History of the Iowa Flag
The Iowa State Flag features three vertical bands in the colors of blue, white and red. The central white band is twice the width of the other two bands. In the center of the white band is an eagle that is holding a ribbon in its beak which writes "Our Liberties we Prize and Our Right We Will Maintain" which is the state motto. Below the eagle, the word "Iowa" is written in red letters. The blue, white, and red color are the colors that are used on the French flag and represent Iowa's history when it was part of French Louisiana. The blue color represents the loyalty, justice, and truth, the white color represents purity, and the red color represents courage and bravery. The bald eagle is a national symbol of the United States of America as well as representing strength. The word "Iowa" written in red represents the courage shown and sacrifice given by the men that fought in the war. The Iowa State Flag was designed by Mrs. Dixie Cornell Gerbhardt of the Daughters of the American Revolution. The flag was adopted on March 12th, 1921 which was 75 years after Iowa had officially become a State, but the United States of America flag was used instead.
Iowa is a Midwestern State in the United States of America. It shares borders with Wisconsin, Illinois, Missouri, Nebraska, South Dakota, and Minnesota. The most populated city and capital city is called Des Moines which was named after the Des Moines River in Iowa. Des Moines is derived from the French Colonial name "Riviere des Moines" which translates as "River of the Monks." Iowa is referred to as "The Hawkeye State" to honor "Chief Black Hawk" who was an Indian Leader and Warrior.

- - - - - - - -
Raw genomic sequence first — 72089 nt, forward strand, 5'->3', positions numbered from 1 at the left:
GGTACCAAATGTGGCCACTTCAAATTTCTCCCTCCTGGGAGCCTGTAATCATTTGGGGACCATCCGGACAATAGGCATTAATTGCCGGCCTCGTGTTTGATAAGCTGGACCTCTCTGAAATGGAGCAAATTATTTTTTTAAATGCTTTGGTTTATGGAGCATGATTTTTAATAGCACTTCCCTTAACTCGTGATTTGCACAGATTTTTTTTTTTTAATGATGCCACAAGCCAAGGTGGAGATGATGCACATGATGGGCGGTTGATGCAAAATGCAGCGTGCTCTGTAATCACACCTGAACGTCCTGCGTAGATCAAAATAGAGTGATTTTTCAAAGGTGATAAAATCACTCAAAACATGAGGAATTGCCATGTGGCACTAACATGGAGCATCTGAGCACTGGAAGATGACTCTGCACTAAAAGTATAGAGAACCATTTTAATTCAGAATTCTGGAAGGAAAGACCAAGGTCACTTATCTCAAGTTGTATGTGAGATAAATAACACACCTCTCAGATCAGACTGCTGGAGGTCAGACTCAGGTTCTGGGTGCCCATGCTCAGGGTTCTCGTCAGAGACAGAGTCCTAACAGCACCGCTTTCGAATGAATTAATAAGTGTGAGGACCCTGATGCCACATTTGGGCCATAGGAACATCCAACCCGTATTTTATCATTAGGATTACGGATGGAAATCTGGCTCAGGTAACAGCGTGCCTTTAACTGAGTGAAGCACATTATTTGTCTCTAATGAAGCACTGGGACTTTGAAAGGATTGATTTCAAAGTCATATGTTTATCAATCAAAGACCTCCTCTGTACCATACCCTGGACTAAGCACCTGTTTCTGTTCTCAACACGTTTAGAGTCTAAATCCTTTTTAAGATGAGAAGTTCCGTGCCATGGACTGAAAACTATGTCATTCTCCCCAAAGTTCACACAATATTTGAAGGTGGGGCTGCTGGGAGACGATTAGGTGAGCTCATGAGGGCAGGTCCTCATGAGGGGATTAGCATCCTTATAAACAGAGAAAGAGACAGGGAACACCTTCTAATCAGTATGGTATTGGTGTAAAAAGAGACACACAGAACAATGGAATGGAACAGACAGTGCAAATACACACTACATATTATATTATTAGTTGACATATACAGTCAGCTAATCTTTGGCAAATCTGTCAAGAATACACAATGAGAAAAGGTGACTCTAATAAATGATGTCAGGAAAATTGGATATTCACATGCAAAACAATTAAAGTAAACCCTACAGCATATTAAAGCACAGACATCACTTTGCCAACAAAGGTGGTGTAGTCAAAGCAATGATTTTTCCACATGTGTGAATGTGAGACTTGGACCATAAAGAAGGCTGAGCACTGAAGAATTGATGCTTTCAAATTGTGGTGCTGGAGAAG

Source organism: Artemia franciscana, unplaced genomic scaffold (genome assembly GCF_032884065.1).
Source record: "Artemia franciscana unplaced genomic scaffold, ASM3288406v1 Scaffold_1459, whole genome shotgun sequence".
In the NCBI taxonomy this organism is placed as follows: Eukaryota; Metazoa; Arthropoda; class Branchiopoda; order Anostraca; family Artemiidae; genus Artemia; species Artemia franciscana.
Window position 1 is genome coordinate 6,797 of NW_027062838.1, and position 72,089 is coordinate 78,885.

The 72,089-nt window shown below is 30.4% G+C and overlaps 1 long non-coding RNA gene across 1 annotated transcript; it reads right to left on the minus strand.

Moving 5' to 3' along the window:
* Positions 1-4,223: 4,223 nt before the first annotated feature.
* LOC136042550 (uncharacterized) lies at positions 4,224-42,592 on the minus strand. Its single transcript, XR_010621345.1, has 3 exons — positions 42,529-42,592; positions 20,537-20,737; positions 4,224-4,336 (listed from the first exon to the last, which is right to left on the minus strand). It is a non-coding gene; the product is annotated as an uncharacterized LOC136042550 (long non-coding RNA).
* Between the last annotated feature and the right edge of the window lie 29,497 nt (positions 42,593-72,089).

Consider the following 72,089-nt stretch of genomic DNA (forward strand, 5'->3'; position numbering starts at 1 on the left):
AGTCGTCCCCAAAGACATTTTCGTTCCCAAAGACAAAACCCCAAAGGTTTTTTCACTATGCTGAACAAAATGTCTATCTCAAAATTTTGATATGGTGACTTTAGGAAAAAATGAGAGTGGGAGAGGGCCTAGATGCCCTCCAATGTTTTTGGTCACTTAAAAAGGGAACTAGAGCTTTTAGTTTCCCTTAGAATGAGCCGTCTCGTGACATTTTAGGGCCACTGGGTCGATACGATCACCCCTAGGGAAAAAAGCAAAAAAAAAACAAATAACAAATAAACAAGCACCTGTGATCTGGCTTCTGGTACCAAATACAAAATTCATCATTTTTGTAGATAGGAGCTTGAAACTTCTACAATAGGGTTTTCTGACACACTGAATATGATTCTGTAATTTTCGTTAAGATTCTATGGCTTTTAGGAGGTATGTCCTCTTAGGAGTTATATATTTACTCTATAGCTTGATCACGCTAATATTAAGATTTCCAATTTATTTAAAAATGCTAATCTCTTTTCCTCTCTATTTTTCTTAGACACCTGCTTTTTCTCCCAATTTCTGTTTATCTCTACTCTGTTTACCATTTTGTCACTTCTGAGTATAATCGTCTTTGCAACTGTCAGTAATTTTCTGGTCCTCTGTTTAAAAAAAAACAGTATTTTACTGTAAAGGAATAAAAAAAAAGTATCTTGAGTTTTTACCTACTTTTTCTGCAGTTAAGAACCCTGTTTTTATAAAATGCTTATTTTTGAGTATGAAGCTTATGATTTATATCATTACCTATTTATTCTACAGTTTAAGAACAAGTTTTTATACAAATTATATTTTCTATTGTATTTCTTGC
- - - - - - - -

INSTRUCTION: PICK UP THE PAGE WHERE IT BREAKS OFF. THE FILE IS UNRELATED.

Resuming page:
Iowa was first inhabited approximately 13,000 years ago by American-Indians who were hunters and gatherers. They were established farmers by the time the Europeans arrived as well as other tribes occupying the area which included the Sauk and Fox, Sioux tribes, Iowa, and Otoe. The first Europeans known to arrive to the area were the French explorers Jacques Marquette and Louis Jolliet in 1673. In 1682, French explorer Robert De La Salle claimed the area for France as part of Louisiana until 1763. The first permanent settlement in the area was "Dubuque" that was established in 1788. During this period, the French transferred some ownership to the Spanish and the British who both established posts along the Mississippi River and the Des Moines River. In 1803, following the Louisiana Purchase (the United States of America bought the Louisiana territory for 15 million Dollars), Iowa became part of the United States of America. In 1812 Iowa became part of the Missouri territory and in 1838, the territory of Iowa was established. Iowa became the 29th official state on December 28th, 1846.